Study area and sample collection

The study was conducted in four Galapagos petrel nesting colonies on San Cristóbal Island: El Junco (0°53′80″ S, 89°28′51″ W; elevation: 620 m), El Plátano (0°53′88″ S, 89°29′21″ W; elevation: 569 m), La Comuna (0°52′97″ S, 89°28′00″ W; elevation: 486 m) and San Joaquín (0°53′90″ S, 89°30′93″ W; elevation: 637 m), from 2 to 28 June 2013 (Fig 1). El Junco is inside the protected area of the Galapagos National Park, while the other sites are located inside the private agricultural lands.

Fig 1. Map of San Cristóbal Island, Galapagos, showing the study sites: San Joaquín (0°53′90″ S, 89°30′93″ W), El Plátano (0°53′88″ S, 89°29′21″ W), El Junco (0°53′80″ S, 89°28′51″ W) and La Comuna (0°52′97″ S, 89°28′00″ W).

The vegetation of the area, primarily from zones with elevation higher than 600 m, includes patches of the endemic shrub Galapagos Miconia (Miconia robinsoniana), ferns, terrestrial and epiphytic liverworts and areas covered with grasses locally known as “pampas” [27]. Introduced species such as raspberry (Rubus niveus) and guava (Psidium guajava) are common in these zones, and domestic animals such as cattle, horses and pigs are frequently in the proximity of nests. Petrel nests are mostly located along ravines, in areas of dense vegetation cover formed by Galapagos Miconia and a wide variety of native ferns [27].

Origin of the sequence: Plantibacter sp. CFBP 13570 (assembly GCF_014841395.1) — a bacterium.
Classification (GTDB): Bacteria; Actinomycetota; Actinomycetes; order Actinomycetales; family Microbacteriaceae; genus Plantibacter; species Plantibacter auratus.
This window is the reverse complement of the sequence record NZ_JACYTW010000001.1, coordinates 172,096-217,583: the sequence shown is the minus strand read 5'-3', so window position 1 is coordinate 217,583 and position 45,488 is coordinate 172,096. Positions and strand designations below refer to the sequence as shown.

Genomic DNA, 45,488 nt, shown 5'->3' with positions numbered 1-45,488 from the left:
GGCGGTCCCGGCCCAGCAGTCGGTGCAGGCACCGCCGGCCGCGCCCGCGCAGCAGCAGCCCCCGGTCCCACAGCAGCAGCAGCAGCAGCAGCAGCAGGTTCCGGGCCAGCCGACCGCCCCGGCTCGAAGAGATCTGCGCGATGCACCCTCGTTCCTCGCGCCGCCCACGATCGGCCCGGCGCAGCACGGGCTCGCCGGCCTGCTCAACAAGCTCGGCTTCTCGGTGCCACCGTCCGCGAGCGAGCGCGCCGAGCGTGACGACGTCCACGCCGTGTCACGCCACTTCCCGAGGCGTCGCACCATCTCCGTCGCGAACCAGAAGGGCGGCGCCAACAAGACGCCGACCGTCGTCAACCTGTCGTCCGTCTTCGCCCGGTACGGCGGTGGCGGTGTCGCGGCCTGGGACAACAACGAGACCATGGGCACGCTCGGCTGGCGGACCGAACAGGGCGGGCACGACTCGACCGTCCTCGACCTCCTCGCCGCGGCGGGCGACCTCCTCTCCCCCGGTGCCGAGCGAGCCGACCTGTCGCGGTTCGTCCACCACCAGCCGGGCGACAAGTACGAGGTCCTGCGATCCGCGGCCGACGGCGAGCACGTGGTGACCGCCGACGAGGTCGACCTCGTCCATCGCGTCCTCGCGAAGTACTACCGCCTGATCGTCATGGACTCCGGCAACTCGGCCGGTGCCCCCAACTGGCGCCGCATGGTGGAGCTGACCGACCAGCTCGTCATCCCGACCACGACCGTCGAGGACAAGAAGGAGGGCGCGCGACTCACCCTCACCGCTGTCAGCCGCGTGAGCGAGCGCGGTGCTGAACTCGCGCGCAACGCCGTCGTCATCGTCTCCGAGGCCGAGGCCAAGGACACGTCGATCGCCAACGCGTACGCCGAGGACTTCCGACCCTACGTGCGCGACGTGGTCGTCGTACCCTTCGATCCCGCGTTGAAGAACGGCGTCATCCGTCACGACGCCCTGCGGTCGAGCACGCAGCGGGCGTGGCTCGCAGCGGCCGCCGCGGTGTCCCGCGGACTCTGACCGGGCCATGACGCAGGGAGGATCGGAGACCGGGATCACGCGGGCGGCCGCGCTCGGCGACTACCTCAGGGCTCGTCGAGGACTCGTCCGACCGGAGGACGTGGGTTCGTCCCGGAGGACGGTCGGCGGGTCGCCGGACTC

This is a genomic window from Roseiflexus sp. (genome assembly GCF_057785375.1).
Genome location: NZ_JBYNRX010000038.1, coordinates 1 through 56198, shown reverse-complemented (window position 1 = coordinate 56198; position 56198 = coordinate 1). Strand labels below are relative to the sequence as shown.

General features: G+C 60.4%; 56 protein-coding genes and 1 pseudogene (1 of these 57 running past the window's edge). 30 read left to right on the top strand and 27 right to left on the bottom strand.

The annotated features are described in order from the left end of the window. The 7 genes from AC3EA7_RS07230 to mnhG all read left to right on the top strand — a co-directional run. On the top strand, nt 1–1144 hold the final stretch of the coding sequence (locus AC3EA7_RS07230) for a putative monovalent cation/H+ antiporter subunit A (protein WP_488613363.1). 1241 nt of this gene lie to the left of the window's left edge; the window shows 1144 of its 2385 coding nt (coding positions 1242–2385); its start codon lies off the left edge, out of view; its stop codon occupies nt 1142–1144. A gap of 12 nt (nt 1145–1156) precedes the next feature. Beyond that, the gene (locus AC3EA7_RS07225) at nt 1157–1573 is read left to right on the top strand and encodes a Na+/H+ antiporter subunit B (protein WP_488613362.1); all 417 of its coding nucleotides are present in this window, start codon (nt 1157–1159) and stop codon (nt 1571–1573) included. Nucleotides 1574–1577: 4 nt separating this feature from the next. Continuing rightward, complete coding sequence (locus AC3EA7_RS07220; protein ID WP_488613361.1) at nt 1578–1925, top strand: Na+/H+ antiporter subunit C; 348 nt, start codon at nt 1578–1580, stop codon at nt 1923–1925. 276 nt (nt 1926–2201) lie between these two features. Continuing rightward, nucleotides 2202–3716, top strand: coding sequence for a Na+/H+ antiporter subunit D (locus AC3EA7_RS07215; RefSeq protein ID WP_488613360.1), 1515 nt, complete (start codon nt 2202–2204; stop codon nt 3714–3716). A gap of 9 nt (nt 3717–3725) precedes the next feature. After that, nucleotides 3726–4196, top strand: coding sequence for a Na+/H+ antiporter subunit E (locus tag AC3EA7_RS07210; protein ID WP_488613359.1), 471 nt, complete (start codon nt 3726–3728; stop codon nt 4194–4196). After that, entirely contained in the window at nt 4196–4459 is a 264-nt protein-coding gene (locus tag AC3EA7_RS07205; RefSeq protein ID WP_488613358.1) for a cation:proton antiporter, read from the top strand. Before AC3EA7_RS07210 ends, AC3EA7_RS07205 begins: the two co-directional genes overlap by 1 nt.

Traps to capture live rodents, 30 Tomahawk-type for rats and 20 Sherman-type for mice, were placed randomly at each site covering the petrel nesting habitat. The trapping area was 3.5 ha in El Junco, 5.9 ha in El Plátano, 4.8 ha in La Comuna and 5.3 ha in San Joaquín. The total nests recorded inside the trapping area was 10 in El Junco, 8 in El Plátano, 24 in La Comuna and 19 in San Joaquín. The distance between traps was 15–20 m and approximately 5 m from nests. Each trapping event consisted of a night without bait (open traps) and three capture nights. A mix of peanut butter and oats was used as bait. The traps were activated at sunset and checked early the following morning. The presence of rodents in traps, although they were not captured, was recorded by detection of scats, urine and traces of bait eaten. Captured rats were anaesthetised using acetone then killed by cervical dislocation. In the laboratory, stomachs were removed and preserved in 70% alcohol.